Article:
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    ....the timers used in GSSF, as well as in USPSA and IDPA, work by hearing the sound of the shot. When the start button is pressed, the "clock" starts internally. Each time the timer "hears" the shot, it updates the display with the elapsed time, while the internal clock continues to run. With each new shot "heard", the timer updates the display. Let us say you are shooting the plates, starting at the "low ready" position as per SOP. The RO pushes the button, the buzzer sounds AND THE CLOCK IS RUNNING. Let us say it takes you 2/10ths of a second to bring your gun up on the first plate, you fire, and you MISS. The clock is STILL running, and you have just wasted that 2/10th of a second since you missed the plate! You do not gain anything by firing fast and hitting nothing but air! YOU GAIN BY SHOOTING AS FAST AS YOU CAN HIT EACH PLATE, AND NO FASTER! Go faster, start missing, and you waste the time it took you to line up and fire each missed shot. The clock stops either when you fire your last round (and, in that case, add 10 seconds for each plate you left standing!) or you hit the sixth plate. The fastest times happen when you fire just six shots, and succeed in hitting six plates, and save 5 rounds of ammo! As others have stated, the best tactic is to choose whether to shoot from right to left or vice versa. Then, when the buzzer sounds, come up, and fire one shot at each plate in succession AND DO NOT STOP TO SEE WHETHER YOU HIT THE PLATE OR NOT! After letting the sixth shot go at the sixth plate, then "sweep" back in the opposite direction and again, take another shot at each plate you missed the first time, AGAIN not waiting to see whether or not you hit it! Repeat as necessary until you run out of ammo, or preferably, plates. ;f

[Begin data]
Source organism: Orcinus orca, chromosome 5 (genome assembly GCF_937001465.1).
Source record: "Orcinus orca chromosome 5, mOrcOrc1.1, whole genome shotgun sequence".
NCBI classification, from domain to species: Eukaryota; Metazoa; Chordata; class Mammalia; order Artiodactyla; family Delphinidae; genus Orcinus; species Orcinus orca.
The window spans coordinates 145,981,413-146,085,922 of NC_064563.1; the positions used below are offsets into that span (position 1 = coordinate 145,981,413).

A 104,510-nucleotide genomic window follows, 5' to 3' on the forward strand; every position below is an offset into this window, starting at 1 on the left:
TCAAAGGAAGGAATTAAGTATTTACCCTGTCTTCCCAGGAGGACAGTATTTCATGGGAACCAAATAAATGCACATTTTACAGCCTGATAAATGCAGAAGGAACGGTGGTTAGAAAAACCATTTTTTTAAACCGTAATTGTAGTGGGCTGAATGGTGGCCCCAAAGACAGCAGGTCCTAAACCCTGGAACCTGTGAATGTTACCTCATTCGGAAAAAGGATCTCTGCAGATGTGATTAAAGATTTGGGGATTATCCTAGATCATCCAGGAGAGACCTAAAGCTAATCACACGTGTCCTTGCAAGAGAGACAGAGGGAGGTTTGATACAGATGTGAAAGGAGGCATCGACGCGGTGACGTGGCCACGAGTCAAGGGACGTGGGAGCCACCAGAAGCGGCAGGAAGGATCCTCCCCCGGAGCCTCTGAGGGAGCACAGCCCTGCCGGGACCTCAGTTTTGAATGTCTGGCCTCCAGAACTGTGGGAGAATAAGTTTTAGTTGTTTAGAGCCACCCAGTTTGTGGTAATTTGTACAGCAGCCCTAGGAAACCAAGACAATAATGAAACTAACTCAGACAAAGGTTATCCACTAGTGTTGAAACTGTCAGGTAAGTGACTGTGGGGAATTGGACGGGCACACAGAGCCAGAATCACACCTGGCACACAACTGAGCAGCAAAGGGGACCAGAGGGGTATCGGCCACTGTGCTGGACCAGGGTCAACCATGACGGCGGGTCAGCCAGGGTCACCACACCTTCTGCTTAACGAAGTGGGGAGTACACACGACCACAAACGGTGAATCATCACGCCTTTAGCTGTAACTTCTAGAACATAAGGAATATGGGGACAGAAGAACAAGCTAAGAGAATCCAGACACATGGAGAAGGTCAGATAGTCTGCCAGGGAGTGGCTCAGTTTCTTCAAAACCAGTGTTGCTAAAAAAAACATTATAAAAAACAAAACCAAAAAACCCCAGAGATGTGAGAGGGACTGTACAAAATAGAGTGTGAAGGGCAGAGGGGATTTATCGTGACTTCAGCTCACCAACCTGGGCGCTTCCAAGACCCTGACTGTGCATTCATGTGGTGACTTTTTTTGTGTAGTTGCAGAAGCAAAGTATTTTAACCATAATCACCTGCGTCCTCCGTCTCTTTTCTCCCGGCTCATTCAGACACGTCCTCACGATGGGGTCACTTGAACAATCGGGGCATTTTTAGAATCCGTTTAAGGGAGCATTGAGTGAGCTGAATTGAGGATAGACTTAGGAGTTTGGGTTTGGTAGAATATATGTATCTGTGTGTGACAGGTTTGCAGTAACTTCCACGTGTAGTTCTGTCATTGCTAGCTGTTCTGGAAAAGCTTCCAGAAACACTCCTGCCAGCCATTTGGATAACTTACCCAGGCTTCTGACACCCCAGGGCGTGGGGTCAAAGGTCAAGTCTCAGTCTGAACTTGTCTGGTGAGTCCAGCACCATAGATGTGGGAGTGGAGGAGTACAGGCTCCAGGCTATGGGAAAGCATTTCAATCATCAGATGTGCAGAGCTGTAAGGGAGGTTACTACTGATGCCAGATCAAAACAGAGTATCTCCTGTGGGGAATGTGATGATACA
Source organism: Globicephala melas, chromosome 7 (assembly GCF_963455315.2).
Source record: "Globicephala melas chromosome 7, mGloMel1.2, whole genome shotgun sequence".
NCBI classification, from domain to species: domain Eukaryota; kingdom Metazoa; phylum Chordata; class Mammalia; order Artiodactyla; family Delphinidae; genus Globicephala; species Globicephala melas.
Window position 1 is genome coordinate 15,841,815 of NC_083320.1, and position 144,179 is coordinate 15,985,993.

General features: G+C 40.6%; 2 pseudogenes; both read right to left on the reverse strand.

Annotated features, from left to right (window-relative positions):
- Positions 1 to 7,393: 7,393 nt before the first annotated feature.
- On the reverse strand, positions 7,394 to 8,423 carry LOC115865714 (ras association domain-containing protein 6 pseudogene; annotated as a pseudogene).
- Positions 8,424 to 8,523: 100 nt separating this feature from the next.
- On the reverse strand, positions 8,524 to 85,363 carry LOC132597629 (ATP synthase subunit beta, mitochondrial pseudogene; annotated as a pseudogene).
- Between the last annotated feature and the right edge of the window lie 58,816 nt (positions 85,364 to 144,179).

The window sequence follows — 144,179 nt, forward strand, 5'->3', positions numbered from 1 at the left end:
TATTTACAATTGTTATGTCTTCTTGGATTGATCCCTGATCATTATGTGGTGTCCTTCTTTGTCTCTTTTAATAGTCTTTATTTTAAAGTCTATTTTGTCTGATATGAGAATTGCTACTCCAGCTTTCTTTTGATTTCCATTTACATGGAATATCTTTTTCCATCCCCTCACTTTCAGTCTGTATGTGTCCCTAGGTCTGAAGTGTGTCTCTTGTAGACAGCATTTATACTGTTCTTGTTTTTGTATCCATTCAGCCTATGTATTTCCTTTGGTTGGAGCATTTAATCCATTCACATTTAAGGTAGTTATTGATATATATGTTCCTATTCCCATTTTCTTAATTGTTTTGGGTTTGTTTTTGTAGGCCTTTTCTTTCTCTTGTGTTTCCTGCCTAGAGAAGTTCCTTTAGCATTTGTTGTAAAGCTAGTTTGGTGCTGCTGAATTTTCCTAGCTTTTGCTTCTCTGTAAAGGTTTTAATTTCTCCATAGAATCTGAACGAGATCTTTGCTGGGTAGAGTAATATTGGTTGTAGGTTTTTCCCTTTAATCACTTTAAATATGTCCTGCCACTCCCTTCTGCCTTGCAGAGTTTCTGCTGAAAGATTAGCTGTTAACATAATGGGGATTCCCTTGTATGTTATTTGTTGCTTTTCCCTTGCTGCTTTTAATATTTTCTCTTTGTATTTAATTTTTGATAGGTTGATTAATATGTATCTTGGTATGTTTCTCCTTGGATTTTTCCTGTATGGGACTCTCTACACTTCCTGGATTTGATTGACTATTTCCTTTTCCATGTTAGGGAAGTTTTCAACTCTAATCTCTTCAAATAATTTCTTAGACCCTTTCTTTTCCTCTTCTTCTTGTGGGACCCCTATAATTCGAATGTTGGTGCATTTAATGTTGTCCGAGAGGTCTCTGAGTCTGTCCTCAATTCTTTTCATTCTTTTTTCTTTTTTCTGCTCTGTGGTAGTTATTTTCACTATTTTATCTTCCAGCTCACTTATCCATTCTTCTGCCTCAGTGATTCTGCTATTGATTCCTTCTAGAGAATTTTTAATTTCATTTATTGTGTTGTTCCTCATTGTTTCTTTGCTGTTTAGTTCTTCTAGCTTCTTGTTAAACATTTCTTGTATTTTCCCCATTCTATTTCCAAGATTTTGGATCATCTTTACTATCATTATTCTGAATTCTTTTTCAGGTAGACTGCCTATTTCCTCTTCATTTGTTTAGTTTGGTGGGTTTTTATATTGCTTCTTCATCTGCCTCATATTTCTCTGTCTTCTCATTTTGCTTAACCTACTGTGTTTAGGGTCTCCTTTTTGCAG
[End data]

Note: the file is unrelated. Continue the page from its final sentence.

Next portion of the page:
15. TJC

    TJC "No Compromise" Millennium Member

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  16. DannyR

    DannyR Moderator Millennium Member

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    TJC is smiling. He should be nicknamed "The Busboy" because no one has ever cleared a rack of plates faster than TJC. His motto, "One plate, one bullet."

    Of course, there is that now famous half-rack.;)
     
  17. TJC

    TJC "No Compromise" Millennium Member

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    Thankfully they were not all there on the same rack. ;) But it does show you what can be done even leaving a plate. If the rest of the match was good enough, it doesn't hurt as much.:)

    I do love shooting those plates.;f
     
  18. DannyR

    DannyR Moderator Millennium Member

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    TJ,

    Your records may stand for a few years.;)